In India, chai means tea. It is an infusion of a strong black tea that’s been simmered along with milk, sugar/honey and sometimes spices. Unlike a loose leaf black tea, you do not steep chai; you simmer the infusion of tea and milk at a medium-to-high heat for a couple of minutes. Simmering helps combine the tannic strength of a black tea with milk to produce a creamy liquor with a dense texture.
What the rest of the world refers to as ‘chai tea’ is actually a catch-all term for a spiced tea blend that can be consumed with milk, or what Indians call ‘masala chai’. Masala refers to a combination of spices and a ‘masala chai’ is prepared with the addition of spices. There is no one definite recipe for a perfect masala chai. For as many various regions that span the length of India, there are just as many ways to make a masala chai. However, there are some staple spices that can be found in most spiced chai blends – cardamom, ginger, cinnamon, fennel seeds and clove.
Here’s a list of the most popular types of chai you can try across India.
A tea spiced with Indian flavors, and desired greatly on cold mornings. The most common spices used are cardamom, clove, black pepper, cinnamon, ginger and nutmeg. Recipes use some or all of this in varying proportions.
Adrak or Ginger Chai
Adrak or ginger chai is a hot favorite, especially during winter. Grated ginger is added to the tea pot while the tea is brewing. This is also considered the elixir for colds because of ginger’s reputation for clearing sinuses.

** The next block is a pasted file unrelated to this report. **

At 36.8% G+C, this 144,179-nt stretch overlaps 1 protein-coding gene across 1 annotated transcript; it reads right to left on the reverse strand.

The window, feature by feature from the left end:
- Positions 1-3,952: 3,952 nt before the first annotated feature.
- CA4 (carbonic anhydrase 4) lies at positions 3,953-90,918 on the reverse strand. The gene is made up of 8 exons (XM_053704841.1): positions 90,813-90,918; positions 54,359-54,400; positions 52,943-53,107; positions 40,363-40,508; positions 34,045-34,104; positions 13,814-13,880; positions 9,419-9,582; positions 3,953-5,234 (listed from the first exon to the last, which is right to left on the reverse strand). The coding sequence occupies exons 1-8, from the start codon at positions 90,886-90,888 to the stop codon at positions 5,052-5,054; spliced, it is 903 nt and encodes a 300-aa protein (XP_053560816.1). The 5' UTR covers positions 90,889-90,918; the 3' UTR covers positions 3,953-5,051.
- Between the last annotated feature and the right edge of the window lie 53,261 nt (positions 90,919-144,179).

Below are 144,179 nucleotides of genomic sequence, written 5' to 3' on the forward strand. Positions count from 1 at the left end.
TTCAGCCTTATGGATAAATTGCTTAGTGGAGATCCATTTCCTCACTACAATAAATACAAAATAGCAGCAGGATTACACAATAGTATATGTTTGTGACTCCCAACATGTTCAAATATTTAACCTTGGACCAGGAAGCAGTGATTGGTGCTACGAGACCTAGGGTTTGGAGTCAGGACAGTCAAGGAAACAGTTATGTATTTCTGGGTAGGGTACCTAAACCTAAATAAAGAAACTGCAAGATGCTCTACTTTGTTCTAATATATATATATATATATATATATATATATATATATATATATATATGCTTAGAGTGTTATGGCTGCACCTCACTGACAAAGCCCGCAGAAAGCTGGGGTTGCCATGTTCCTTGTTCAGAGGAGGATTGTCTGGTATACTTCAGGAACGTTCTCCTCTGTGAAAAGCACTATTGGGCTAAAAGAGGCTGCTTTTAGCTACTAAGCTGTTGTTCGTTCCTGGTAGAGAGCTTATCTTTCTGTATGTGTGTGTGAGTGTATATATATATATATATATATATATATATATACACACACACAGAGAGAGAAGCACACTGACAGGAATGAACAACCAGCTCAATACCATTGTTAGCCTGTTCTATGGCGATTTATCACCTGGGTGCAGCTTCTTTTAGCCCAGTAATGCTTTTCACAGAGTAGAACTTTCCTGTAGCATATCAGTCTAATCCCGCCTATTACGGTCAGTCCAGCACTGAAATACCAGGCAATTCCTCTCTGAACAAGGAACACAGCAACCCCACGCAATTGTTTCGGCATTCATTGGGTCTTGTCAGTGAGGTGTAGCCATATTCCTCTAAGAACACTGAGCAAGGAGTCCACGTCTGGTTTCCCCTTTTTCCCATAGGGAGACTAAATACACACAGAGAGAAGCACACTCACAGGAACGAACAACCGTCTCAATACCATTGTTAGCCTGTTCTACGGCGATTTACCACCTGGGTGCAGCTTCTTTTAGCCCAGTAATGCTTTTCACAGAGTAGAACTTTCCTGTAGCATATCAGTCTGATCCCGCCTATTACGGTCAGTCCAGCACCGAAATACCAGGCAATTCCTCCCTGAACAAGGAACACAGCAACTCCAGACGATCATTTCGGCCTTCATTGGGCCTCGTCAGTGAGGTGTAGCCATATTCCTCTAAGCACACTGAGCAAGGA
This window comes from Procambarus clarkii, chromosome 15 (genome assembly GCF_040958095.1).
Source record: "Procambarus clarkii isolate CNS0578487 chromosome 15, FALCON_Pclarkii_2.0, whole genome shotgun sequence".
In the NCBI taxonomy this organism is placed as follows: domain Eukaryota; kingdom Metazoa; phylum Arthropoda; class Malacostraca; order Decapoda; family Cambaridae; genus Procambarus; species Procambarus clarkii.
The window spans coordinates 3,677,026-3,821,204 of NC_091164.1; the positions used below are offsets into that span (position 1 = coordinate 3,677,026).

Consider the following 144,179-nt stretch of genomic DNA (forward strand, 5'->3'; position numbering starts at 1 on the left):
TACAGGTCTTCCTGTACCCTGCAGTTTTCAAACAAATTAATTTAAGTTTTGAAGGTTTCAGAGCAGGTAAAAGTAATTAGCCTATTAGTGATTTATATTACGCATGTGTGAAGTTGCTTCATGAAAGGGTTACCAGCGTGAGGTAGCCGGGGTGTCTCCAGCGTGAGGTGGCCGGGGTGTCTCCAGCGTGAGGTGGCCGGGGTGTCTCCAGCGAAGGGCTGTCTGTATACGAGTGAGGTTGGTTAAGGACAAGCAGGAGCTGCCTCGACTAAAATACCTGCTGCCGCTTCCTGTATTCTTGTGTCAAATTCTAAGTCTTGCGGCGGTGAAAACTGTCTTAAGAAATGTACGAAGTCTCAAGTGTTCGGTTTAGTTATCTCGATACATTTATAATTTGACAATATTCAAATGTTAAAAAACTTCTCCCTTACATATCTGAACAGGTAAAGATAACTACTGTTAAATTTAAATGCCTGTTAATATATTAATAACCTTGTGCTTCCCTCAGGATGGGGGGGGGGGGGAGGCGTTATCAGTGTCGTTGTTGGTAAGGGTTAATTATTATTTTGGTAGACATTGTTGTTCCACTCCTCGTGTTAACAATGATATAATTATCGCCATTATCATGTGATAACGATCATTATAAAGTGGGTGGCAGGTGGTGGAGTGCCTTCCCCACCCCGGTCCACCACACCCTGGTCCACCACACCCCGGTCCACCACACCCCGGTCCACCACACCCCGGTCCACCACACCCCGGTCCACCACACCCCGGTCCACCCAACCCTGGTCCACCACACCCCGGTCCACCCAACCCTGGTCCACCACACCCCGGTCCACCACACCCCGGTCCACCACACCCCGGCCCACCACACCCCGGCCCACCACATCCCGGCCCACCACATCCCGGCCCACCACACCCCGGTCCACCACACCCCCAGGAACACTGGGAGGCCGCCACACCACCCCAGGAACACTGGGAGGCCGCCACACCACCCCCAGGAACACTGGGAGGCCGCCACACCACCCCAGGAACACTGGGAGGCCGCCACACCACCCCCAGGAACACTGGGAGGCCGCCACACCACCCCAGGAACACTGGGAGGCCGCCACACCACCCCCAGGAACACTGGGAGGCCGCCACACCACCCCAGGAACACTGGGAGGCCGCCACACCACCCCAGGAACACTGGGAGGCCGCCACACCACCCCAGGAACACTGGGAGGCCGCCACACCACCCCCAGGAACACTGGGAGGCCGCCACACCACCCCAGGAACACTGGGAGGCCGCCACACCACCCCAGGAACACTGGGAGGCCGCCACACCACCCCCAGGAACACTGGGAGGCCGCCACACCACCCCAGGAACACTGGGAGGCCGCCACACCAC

Elaichi or Cardamom Chai
Another hot favorite, this uses freshly ground or powdered cardamom. It’s sweet from the cardamom and is a refreshing choice of chai. Cinnamon can also added grated or powdered.
Bombay Cutting Chai
Made famous in Mumbai or Bombay, the Cutting Chai is called so because the flavor of the tea is said to be so strong that it is only served by the half-glass. It’s a modified masala chai and is served in small ‘cutting glasses’ instead of cups, and is a best-loved from ‘tapris’ or the roadside tea stalls.
Originating from Kashmir, this is a traditional green tea prepared with exotic spices. The signature flavor of Kashmiri Kahwa is derived from saffron strands, which are included in the blend. Cardamom, almonds, cinnamon and cloves are also added to the tea. This is a tea best served during brunch hours.
Also, known as ‘Ghava’ or ‘Kattan Chaya’, this is a form of black tea which finds its roots in South India. The Sulaimani is basically black tea with lemon, and is best had after a heavy meal as it aids in digestion.
Known more for its health benefits, Tulsi Chai uses one of India’s most sacred herbs – the holy basil. Fresh tulsi leaves are added to the brew and it’s thought to strengthen the immune system and in relieving stress. This can be prepared with or without milk and the ideal time to consume is said to be in the morning.
For a chai recipe, click here